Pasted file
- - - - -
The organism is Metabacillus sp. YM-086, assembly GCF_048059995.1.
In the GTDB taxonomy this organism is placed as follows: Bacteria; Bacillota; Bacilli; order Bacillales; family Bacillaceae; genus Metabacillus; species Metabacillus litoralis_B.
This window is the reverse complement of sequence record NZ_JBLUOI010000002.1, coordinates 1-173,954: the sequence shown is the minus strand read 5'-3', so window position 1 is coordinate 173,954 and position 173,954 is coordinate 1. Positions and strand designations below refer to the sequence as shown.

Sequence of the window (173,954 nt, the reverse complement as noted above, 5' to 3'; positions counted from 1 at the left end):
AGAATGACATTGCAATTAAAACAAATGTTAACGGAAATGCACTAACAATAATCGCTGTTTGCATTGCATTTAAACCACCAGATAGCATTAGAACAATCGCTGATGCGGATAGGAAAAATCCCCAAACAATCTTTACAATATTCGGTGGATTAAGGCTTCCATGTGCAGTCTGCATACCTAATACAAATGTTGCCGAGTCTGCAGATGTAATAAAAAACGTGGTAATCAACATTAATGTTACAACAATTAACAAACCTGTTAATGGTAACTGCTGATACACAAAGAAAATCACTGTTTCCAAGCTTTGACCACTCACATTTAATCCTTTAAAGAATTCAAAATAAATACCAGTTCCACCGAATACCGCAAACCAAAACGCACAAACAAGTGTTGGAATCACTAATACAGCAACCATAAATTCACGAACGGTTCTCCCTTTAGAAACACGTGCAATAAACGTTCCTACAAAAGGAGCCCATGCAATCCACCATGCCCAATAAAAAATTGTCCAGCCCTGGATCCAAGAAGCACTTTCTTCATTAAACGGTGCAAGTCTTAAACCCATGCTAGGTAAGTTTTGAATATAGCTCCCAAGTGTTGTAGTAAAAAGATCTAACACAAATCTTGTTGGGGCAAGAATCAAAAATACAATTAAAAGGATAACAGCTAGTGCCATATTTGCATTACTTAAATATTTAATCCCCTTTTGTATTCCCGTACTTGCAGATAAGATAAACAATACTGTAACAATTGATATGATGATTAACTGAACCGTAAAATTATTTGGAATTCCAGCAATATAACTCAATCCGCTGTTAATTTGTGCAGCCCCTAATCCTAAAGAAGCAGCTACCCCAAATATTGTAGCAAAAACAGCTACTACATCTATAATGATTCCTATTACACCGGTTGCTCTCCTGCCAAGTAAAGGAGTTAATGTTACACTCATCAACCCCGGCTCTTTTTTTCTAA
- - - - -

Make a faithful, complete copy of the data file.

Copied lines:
The organism is Metabacillus sp. YM-086, assembly GCF_048059995.1.
In the GTDB taxonomy this organism is placed as follows: Bacteria; Bacillota; Bacilli; order Bacillales; family Bacillaceae; genus Metabacillus; species Metabacillus litoralis_B.
This window is the reverse complement of sequence record NZ_JBLUOI010000002.1, coordinates 1-173,954: the sequence shown is the minus strand read 5'-3', so window position 1 is coordinate 173,954 and position 173,954 is coordinate 1. Positions and strand designations below refer to the sequence as shown.

Sequence of the window (173,954 nt, the reverse complement as noted above, 5' to 3'; positions counted from 1 at the left end):
AGAATGACATTGCAATTAAAACAAATGTTAACGGAAATGCACTAACAATAATCGCTGTTTGCATTGCATTTAAACCACCAGATAGCATTAGAACAATCGCTGATGCGGATAGGAAAAATCCCCAAACAATCTTTACAATATTCGGTGGATTAAGGCTTCCATGTGCAGTCTGCATACCTAATACAAATGTTGCCGAGTCTGCAGATGTAATAAAAAACGTGGTAATCAACATTAATGTTACAACAATTAACAAACCTGTTAATGGTAACTGCTGATACACAAAGAAAATCACTGTTTCCAAGCTTTGACCACTCACATTTAATCCTTTAAAGAATTCAAAATAAATACCAGTTCCACCGAATACCGCAAACCAAAACGCACAAACAAGTGTTGGAATCACTAATACAGCAACCATAAATTCACGAACGGTTCTCCCTTTAGAAACACGTGCAATAAACGTTCCTACAAAAGGAGCCCATGCAATCCACCATGCCCAATAAAAAATTGTCCAGCCCTGGATCCAAGAAGCACTTTCTTCATTAAACGGTGCAAGTCTTAAACCCATGCTAGGTAAGTTTTGAATATAGCTCCCAAGTGTTGTAGTAAAAAGATCTAACACAAATCTTGTTGGGGCAAGAATCAAAAATACAATTAAAAGGATAACAGCTAGTGCCATATTTGCATTACTTAAATATTTAATCCCCTTTTGTATTCCCGTACTTGCAGATAAGATAAACAATACTGTAACAATTGATATGATGATTAACTGAACCGTAAAATTATTTGGAATTCCAGCAATATAACTCAATCCGCTGTTAATTTGTGCAGCCCCTAATCCTAAAGAAGCAGCTACCCCAAATATTGTAGCAAAAACAGCTACTACATCTATAATGATTCCTATTACACCGGTTGCTCTCCTGCCAAGTAAAGGAGTTAATGTTACACTCATCAACCCCGGCTCTTTTTTTCTAA